What Is Economic Value?
Economic value is the value that person places on an economic good based on the benefit that they derive from the good. It is often estimated based on the person’s willingness to pay for the good, typically measured in units of currency. The economic value should not be confused with market value, which is the market price for a good or service which can be higher or lower than the economic value that any particular person puts on a good.
- Economic value is the value that a person places on a good or service, based on the benefit they get from it.
- Economic value is subjective and difficult or impossible to measure, though there are approaches to estimating it.
- Producers use estimates of economic value to set prices for their products taking into consideration tangible and intangible factors such as brand name.
Understanding Economic Value
The preferences of a given person determine the economic value of a good or service and the trade-offs that they will be willing to make to obtain it. For example, if a person has an apple, then the economic value of that apple is the benefit that they receive from their use of the apple. If they intend to eat the apple, then the economic value is the enjoyment and nutrition they expect to receive from eating the apple.
The economic value of the apple does not exist as any objective quality of the apple, but is entirely dependent on the subjective intention of the person valuing the apple and their relationship to it. While the qualities of the apple might influence the use that the person has for the apple the sole source of economic value for the apple is the person’s expectation of how well an apple of that given quality will suit their use.
Economic Value of Consumer Goods
Because economic value is subjective and dependent on a person’s intentions it cannot be directly measured. Various methods have been devised in order to try to quantify or estimate economic value however.
Willingness to Pay
The classic method that economists use to estimate how much people value an economic good is to look at the price they pay for it. When an individual buys a good, they give up a given amount of money in return. Because they value both the good they receive and the money they give up based on their subjective, intended use (for the good or the money) it is obvious from their choice to purchase the good, that they must place a higher economic value on the good than on that amount of money. Thus, the price that a person pays for a good provides one way to quantify the economic value of that good.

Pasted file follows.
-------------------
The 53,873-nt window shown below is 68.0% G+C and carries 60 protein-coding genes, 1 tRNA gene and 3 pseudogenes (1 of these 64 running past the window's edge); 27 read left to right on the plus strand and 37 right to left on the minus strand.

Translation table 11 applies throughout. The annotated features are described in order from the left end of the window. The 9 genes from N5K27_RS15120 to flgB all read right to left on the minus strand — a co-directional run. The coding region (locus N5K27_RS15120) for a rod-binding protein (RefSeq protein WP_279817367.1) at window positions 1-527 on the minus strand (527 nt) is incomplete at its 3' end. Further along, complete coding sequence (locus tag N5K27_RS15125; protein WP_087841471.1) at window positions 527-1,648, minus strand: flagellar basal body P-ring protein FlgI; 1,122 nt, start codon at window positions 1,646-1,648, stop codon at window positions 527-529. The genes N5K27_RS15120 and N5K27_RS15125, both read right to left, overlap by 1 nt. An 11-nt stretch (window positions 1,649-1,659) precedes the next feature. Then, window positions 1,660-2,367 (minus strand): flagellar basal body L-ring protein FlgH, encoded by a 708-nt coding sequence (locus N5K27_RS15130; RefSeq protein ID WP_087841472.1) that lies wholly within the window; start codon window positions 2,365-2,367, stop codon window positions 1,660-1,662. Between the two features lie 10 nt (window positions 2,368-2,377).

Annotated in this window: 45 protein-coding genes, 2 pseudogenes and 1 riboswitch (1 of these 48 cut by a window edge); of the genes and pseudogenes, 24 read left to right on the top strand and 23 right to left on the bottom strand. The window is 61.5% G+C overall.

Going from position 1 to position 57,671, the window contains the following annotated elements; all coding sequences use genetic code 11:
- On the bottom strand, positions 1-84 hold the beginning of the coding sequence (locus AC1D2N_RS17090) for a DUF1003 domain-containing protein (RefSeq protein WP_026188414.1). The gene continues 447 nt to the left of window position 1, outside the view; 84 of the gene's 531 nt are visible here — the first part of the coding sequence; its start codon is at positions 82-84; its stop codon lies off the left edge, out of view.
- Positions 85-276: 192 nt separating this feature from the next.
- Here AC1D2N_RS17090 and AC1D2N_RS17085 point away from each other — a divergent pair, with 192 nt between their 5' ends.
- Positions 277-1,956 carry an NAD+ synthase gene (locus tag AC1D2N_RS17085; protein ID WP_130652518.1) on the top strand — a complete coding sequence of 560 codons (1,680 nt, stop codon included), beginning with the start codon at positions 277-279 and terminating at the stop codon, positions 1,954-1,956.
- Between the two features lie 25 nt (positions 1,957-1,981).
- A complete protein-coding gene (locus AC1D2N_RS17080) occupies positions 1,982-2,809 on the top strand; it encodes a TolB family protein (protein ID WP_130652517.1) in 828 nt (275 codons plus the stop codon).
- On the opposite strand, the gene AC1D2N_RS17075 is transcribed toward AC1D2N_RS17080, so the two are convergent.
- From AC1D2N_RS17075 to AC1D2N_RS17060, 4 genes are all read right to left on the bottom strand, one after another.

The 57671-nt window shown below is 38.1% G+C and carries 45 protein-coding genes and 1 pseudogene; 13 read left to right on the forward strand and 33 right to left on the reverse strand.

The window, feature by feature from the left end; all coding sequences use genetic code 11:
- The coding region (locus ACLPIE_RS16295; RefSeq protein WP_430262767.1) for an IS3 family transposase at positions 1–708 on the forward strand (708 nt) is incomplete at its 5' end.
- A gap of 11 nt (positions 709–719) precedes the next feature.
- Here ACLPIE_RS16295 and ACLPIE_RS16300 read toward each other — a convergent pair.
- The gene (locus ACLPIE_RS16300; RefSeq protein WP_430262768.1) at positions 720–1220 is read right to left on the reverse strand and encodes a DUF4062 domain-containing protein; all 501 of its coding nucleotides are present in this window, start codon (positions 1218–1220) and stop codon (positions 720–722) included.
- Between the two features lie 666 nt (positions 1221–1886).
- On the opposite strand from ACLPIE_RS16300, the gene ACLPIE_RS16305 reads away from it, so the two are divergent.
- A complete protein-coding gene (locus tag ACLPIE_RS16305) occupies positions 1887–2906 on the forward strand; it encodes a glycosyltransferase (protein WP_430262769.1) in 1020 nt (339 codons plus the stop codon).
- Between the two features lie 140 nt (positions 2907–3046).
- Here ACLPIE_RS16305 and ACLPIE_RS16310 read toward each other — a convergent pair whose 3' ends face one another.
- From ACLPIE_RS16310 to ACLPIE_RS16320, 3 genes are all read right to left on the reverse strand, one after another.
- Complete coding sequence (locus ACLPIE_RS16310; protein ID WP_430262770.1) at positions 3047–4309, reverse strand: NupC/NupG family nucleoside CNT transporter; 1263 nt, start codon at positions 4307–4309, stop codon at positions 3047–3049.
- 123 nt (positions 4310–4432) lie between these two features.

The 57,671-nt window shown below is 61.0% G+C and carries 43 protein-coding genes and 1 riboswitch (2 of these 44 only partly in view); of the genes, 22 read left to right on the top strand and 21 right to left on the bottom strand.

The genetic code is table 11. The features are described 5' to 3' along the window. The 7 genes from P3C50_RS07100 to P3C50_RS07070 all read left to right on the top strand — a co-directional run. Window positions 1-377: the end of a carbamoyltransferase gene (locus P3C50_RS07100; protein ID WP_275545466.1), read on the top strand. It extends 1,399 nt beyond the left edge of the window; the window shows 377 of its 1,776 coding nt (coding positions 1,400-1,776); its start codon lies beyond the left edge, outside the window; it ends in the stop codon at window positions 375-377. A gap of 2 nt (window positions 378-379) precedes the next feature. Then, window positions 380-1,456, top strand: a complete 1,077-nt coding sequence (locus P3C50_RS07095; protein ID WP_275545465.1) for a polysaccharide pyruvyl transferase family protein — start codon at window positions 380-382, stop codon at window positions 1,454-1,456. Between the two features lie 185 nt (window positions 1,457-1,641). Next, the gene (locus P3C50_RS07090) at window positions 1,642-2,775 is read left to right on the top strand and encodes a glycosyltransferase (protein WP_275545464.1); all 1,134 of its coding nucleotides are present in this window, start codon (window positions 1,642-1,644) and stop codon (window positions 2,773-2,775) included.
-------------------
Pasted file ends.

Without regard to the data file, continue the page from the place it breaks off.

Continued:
Hedonic pricing is another way of estimating the economic value of a good. Hedonic pricing uses statistical regression analysis to estimate the economic value the people attach to the various specific attributes of a good based on past transactions. Because these attributes, or qualities, of the good are what determine how well the good will suit an individual's intended use for the good, they will indirectly influence the economic value of the good. Economists can create statistical models of how the attributes of similar goods have influenced the price of similar goods in past transactions, and use these to estimate the economic value of a given good based on it’s attributes.
Economic Value in Marketing
Companies use the economic value to the customer (EVC) to set prices for their products or services. EVC is not derived from a precise mathematical formula, but it considers the tangible and intangible value of a product. The tangible value is based on the product's functionality, and the intangible value is based on consumer sentiment toward product ownership.
For example, a consumer places a tangible value on a durable pair of sneakers that provide protection and support during athletic activity. However, the sneaker's brand label or affiliation with a celebrity can add intangible value to the sneakers. Marketer can use surveys, focus groups, or other tools, so get an idea of how much value consumers will place on the sneakers based on their characteristics.